Zone, as you say, "It is always coaching." Do you think the coaching has to consider some changes? We have spent significant money in free agency and a lot of draft capital and appear to have little to show for it. Time for some changes?

There's a limit to how much an NFL team can change midseason. The personnel is the personnel – and if coaches thought better players were on the bench, those players already would be playing. It's also difficult – if not impossible – to overhaul a scheme midseason The Jaguars added a defensive wrinkle over the bye week, playing a three-safety look against the Baltimore Ravens in some packages. You could see more of that and some similar changes, but not much more significant than that during the regular season.

Ron from Orlando, FL

Could you explain to me how we have three first-round pass rushers and continuously can't get a sack? How can any GM with this track record still have a job? The idea that we skip over Aidan Hutchinson for someone with little production, but "great measurables" is infuriating. In every other business, you lose your job by making such ridiculous decisions over and over and over…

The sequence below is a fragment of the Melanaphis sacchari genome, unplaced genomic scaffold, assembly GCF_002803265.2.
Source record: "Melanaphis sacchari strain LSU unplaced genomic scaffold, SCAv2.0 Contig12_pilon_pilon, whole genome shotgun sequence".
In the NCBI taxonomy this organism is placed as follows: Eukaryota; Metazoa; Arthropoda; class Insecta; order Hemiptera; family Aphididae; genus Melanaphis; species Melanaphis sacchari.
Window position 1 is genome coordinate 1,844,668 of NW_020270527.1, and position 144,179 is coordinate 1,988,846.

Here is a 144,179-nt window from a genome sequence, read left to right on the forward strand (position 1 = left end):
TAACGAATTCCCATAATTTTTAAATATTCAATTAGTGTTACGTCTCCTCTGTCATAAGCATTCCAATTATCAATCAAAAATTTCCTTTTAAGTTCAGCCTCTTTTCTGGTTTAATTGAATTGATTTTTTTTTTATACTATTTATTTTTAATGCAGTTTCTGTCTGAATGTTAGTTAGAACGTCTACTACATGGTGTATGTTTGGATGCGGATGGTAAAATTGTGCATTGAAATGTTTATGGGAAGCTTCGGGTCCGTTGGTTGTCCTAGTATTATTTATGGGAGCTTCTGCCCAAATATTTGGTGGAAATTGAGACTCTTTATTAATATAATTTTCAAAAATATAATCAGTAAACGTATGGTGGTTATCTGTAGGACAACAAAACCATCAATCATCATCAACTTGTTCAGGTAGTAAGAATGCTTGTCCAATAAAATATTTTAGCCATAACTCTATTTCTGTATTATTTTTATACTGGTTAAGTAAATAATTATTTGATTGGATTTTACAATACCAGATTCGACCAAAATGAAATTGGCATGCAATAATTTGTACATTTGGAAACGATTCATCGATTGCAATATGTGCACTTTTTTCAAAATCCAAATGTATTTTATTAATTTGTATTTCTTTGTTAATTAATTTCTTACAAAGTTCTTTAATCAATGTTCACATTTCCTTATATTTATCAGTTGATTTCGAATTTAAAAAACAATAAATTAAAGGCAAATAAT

Jaguars General Manager Trent Baalke's resume isn't perfect, a trait he shares with most NFL decision-makers. But he has drafted just one pass rusher in Round 1 as the Jaguars' general manager. That's Travon Walker, who has played 12 NFL games. The other Round 1 pass rushers are Josh Allen and K'Lavon Chaisson. Allen was selected in 2019, when Tom Coughlin was the Senior Vice President of Football Operations and making final decisions. Chaisson was selected in 2020, General Manager David Caldwell's final draft.

JT from Palm Coast, FL

The whole AFC South looks like it should be relegated.

Why should the Tennessee Titans be relegated? They have won seven of their last 10 games, and all five of their losses are to teams with winning records. They played two of the AFC's best teams – the Kansas City Chiefs and Cincinnati Bengals – toe-to-toe before sustaining a bad loss Sunday to a Philadelphia Eagles that might currently be the best team in the NFL. The Titans aren't great. They're probably not as good as they were last season. But they're a worthy playoff team and one of the NFL's most-consistent franchises.